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Avro Energy and Green collapse as gas price crisis continues

·2-min read
A ring on a gas hob (Yui Mok/PA) (PA Wire)
A ring on a gas hob (Yui Mok/PA) (PA Wire)

Challenger providers Avro Energy and Green have both collapsed as the gas and electricity crisis in the UK continues.

Ofgem, the energy regulator, said on its website that the two companies had both ceased trading on Wednesday. Utility Point, People’s Energy, PFP Energy, and MoneyPlus Energy have all already collapsed into administration so far this month.

Avro and Green have just over 750,000 customers between them. Customers will continue to receive service and Ofgem will appoint a new provider to take over the accounts in due course.

“Ofgem’s advice is not to switch, but to wait until they appoint a new supplier for you,” Avro said in a statement on its website. “This will help make sure that the process of handing customers over to a new supplier, and honouring domestic customers’ credit balances, is as hassle free as possible for customers.”

Businesses have been sent to the wall by surging gas prices, which have pushed up the cost of wholesale electricity prices. Electricity costs have surged to record levels in the last week, almost four times what it cost as recently as March. Prices have spiked due to a combination of factors including a cold winter and hot summer that ran down gas supplies, a low year for wind, and the loss of capacity due to maintenance work and a fire.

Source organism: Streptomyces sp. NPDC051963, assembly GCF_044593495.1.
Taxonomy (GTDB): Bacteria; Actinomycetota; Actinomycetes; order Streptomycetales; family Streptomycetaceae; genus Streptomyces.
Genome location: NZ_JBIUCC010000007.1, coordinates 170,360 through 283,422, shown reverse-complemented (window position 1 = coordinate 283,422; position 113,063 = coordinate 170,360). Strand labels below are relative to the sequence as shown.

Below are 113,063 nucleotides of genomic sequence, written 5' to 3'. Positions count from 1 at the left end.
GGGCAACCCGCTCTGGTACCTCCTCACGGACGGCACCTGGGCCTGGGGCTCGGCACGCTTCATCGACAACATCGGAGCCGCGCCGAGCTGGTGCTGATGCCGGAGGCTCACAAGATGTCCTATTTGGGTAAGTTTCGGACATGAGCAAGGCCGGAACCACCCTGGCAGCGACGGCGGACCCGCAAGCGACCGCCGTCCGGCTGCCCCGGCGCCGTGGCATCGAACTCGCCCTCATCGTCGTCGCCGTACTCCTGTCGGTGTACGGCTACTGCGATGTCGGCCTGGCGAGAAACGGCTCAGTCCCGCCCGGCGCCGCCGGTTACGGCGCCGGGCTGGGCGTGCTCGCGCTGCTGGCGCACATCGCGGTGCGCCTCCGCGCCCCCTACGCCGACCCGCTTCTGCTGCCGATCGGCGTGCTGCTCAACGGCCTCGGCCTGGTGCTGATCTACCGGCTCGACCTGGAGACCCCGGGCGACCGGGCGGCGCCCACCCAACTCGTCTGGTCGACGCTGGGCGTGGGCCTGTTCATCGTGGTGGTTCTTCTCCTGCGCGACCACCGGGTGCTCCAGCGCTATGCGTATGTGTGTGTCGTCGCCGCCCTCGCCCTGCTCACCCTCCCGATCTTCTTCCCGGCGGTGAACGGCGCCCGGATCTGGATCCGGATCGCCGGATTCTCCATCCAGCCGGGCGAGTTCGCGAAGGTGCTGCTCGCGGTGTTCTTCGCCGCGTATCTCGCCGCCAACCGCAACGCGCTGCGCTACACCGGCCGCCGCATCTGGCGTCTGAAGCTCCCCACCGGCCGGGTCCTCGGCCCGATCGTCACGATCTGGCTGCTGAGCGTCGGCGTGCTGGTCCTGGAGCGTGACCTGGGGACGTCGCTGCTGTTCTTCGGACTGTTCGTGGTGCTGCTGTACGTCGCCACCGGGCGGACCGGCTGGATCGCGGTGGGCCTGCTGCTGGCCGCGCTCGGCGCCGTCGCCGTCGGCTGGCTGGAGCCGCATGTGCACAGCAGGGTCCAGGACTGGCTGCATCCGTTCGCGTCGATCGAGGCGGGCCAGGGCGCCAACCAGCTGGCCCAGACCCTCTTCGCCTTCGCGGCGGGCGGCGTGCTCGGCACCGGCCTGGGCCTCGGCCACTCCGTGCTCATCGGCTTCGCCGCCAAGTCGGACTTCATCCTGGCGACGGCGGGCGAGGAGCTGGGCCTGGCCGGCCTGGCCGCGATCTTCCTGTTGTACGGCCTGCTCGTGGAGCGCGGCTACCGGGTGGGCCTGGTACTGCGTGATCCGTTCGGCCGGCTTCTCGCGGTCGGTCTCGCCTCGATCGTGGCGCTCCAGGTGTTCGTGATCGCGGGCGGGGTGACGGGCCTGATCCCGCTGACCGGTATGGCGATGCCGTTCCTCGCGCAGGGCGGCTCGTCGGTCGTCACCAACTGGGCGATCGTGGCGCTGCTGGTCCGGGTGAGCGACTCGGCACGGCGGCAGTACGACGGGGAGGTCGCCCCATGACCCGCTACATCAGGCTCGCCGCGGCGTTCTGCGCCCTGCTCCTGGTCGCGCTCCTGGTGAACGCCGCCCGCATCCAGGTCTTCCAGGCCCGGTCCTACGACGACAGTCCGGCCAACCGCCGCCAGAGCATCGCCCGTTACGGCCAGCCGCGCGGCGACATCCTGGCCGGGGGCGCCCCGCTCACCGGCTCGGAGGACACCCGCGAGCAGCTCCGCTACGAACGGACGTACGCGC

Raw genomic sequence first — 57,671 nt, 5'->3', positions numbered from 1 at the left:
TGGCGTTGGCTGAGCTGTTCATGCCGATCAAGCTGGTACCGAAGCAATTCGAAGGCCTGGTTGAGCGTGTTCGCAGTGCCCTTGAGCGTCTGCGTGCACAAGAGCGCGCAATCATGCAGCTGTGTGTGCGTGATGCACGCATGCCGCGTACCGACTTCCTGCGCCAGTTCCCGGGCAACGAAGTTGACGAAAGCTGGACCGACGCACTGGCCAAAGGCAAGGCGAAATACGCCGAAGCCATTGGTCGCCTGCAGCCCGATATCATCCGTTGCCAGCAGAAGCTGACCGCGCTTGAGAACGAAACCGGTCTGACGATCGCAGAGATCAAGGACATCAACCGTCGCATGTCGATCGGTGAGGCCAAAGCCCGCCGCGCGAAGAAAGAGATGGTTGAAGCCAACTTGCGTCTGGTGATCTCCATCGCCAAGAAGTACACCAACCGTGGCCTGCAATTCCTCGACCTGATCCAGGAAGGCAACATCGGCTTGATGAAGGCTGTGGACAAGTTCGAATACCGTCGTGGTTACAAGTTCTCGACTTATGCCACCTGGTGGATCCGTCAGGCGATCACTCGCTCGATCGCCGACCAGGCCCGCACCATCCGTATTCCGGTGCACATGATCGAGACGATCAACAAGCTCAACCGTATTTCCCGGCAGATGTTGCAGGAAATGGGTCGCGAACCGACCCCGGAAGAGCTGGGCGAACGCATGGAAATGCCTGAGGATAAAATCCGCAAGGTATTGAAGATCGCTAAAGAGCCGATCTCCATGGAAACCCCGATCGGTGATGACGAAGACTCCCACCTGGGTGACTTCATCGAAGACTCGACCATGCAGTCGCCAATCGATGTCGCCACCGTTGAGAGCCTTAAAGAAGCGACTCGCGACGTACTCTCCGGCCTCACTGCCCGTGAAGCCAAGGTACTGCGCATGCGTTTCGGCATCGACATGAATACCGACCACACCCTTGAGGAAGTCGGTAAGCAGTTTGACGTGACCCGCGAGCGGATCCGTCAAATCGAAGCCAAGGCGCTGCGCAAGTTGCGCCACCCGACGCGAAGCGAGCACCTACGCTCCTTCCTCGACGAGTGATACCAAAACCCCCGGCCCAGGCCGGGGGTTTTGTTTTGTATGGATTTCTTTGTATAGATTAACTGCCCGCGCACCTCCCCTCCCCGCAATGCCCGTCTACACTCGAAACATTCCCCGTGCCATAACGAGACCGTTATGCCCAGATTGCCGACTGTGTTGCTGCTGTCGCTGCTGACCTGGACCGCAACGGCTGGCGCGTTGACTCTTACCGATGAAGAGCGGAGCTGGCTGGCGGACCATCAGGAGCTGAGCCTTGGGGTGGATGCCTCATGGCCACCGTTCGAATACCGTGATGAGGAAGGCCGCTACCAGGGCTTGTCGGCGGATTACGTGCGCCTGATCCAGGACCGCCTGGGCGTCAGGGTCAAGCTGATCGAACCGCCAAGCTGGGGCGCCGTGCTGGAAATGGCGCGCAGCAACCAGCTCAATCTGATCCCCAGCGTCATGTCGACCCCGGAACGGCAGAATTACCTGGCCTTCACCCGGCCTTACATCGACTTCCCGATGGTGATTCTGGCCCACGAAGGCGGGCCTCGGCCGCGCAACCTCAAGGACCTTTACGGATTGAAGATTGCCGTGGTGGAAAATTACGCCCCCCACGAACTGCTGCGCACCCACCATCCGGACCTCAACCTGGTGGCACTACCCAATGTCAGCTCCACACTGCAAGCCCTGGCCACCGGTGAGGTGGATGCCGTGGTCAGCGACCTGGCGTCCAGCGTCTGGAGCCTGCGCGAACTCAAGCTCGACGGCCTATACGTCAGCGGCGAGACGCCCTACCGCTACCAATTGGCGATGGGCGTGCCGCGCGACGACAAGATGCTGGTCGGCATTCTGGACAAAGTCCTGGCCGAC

The energy price cap means current wholesale electricity prices make every UK customer unprofitable on paper. Large providers will have hedged their exposure by buying electricity at fixed prices in advance. But smaller companies do not have the financial heft to do this.

Industry sources told the Standard at the start of the week that four suppliers were close to going bust this week. Analysts think 30 companies could be at risk over winter, with some estimates putting it as high as 40.

The government has so far resisted calls to bailout smaller suppliers but is considering giving energy providers loans linked to the number of new customers they take on from bust suppliers.

Business minister Kwasi Kwarteng is resisting calls to scrap or suspend the energy price cap to allow suppliers to adjust prices.

“Our priority is to protect the consumer - and the cap protects consumers,” he said on Twitter.

Prime Minister Boris Johnson has insisted price rises will only be temporary. But experts think high gas prices could remain over winter, forcing the energy price cap to rise by around £250 next April.

Read More

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Energy firms beg for taxpayer billions amid fears of collapse

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